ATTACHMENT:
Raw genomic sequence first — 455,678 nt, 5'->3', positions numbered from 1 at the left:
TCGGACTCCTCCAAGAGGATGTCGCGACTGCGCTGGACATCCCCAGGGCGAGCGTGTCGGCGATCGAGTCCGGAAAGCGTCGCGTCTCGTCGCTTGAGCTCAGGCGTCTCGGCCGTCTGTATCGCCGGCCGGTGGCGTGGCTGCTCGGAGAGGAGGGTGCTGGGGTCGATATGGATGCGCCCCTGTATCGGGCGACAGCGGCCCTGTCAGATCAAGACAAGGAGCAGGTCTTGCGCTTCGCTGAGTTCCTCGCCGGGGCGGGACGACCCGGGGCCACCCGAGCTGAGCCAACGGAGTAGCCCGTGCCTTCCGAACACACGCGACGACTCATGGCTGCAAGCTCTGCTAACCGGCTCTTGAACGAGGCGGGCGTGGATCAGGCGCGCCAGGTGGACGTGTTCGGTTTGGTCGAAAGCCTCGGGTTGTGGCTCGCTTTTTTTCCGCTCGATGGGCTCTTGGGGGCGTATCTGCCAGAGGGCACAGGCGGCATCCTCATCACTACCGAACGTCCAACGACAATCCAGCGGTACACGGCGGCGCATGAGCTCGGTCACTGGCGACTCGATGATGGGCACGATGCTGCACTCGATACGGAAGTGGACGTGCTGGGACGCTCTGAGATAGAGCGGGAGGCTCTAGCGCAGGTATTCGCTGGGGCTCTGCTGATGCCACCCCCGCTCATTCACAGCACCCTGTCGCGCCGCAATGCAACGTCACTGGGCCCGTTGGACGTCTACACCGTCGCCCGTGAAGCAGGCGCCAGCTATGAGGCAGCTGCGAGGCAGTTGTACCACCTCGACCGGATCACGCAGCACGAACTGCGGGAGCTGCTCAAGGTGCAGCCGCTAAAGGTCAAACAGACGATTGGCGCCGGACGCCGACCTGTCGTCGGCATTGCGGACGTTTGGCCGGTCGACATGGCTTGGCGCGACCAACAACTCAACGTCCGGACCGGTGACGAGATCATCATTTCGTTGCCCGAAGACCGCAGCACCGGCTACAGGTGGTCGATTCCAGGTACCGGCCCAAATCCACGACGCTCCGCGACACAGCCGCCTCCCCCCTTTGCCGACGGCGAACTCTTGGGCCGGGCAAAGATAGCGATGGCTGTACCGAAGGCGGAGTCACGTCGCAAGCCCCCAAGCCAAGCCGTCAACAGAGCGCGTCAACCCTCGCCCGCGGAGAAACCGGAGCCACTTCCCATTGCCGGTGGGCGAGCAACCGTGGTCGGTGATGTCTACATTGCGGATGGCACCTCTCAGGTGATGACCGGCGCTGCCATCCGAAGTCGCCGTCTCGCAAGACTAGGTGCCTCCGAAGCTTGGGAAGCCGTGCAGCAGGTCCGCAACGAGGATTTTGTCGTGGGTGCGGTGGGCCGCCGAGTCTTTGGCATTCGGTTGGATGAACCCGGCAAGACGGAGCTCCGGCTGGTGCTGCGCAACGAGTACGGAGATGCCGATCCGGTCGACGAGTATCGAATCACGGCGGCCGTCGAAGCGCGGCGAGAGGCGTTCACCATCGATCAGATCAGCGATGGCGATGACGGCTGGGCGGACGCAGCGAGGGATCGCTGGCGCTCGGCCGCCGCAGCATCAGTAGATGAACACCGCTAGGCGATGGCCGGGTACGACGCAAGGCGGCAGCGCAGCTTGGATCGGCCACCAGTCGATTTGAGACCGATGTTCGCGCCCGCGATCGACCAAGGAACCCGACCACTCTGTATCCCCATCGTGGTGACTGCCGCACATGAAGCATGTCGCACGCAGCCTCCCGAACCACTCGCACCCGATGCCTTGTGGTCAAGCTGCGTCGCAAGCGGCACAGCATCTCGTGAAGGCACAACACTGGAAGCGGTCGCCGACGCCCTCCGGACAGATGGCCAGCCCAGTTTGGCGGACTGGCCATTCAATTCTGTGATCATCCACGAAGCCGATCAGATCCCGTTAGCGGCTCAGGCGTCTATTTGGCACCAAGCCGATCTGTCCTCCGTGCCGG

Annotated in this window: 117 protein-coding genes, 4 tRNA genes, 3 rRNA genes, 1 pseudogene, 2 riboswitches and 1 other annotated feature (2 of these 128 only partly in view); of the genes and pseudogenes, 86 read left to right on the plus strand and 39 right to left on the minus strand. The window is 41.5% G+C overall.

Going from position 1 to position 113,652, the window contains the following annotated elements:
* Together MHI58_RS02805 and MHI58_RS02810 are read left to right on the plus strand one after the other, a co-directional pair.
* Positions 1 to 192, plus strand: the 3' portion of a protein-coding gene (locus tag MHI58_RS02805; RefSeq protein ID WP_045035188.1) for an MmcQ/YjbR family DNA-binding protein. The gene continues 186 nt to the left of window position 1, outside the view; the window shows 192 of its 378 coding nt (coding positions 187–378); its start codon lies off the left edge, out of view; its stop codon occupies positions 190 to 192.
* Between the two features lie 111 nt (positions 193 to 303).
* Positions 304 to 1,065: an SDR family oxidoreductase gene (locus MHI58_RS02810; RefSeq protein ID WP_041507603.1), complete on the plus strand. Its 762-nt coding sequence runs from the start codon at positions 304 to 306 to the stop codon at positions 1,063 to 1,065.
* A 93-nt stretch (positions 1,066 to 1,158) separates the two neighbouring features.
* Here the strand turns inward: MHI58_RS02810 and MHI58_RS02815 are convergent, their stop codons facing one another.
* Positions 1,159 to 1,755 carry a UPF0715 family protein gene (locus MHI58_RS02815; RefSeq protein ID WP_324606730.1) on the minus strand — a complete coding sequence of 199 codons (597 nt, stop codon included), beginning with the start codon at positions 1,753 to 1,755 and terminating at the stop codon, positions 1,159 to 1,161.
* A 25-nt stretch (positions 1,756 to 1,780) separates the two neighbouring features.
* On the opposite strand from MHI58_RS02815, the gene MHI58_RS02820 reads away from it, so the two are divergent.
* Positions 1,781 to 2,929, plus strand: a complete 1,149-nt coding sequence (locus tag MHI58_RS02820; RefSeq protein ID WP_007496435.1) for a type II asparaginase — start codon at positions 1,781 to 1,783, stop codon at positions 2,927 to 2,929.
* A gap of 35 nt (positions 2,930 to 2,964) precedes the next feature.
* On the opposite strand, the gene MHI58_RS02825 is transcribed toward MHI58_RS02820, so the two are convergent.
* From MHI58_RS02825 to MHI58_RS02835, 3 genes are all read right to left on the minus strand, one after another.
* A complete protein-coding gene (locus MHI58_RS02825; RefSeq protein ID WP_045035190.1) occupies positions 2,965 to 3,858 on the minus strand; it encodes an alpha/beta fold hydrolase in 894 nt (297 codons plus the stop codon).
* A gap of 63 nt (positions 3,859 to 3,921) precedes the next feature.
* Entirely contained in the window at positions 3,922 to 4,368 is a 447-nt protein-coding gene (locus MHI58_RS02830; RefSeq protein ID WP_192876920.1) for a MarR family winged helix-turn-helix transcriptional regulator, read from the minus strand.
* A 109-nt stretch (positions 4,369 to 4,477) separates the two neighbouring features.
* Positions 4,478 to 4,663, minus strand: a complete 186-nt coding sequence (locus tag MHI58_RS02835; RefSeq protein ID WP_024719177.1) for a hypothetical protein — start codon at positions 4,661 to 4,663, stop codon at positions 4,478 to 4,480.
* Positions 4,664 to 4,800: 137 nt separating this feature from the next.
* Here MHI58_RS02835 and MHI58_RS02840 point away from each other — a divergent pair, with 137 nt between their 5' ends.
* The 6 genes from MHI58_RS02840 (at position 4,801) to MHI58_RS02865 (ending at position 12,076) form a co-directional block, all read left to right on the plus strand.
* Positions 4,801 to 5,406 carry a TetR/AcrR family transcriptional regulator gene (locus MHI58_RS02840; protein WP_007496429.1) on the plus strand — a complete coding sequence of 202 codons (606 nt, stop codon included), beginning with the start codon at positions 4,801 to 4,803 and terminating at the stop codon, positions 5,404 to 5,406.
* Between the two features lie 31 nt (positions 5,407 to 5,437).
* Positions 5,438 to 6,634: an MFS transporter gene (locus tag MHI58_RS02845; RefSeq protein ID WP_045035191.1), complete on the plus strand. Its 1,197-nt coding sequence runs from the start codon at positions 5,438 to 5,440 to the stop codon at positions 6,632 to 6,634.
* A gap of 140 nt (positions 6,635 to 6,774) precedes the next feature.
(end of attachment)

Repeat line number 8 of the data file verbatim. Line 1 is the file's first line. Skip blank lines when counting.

* Positions 304 to 1,065: an SDR family oxidoreductase gene (locus MHI58_RS02810; RefSeq protein ID WP_041507603.1), complete on the plus strand. Its 762-nt coding sequence runs from the start codon at positions 304 to 306 to the stop codon at positions 1,063 to 1,065.